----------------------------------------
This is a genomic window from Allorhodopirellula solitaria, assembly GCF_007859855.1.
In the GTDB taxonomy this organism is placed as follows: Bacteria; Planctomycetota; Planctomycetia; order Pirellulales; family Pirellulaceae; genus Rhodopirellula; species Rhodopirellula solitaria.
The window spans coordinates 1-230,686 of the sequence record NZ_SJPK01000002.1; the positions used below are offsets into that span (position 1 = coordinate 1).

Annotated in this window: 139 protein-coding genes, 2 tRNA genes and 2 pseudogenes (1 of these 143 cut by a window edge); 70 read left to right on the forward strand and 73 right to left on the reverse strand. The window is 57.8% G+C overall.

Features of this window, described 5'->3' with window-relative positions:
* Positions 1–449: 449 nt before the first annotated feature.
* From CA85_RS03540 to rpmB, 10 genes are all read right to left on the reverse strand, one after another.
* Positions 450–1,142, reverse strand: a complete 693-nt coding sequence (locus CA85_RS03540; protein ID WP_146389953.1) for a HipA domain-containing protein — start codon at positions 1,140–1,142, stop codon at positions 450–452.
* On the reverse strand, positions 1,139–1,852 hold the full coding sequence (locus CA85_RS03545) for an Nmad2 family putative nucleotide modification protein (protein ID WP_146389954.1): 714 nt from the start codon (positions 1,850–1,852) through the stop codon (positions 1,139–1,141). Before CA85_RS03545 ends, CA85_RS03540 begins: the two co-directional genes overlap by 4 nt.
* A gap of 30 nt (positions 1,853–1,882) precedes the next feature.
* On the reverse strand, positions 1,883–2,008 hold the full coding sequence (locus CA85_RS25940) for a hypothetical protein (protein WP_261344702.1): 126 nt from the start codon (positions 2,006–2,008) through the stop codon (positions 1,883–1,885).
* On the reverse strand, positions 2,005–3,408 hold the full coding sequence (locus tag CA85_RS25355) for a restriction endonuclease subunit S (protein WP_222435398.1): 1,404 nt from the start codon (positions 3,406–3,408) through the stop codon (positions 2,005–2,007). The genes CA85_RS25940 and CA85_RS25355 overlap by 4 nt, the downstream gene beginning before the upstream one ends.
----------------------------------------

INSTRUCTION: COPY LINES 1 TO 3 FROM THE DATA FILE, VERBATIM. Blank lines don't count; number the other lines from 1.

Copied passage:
This is a genomic window from Allorhodopirellula solitaria, assembly GCF_007859855.1.
In the GTDB taxonomy this organism is placed as follows: Bacteria; Planctomycetota; Planctomycetia; order Pirellulales; family Pirellulaceae; genus Rhodopirellula; species Rhodopirellula solitaria.
The window spans coordinates 1-230,686 of the sequence record NZ_SJPK01000002.1; the positions used below are offsets into that span (position 1 = coordinate 1).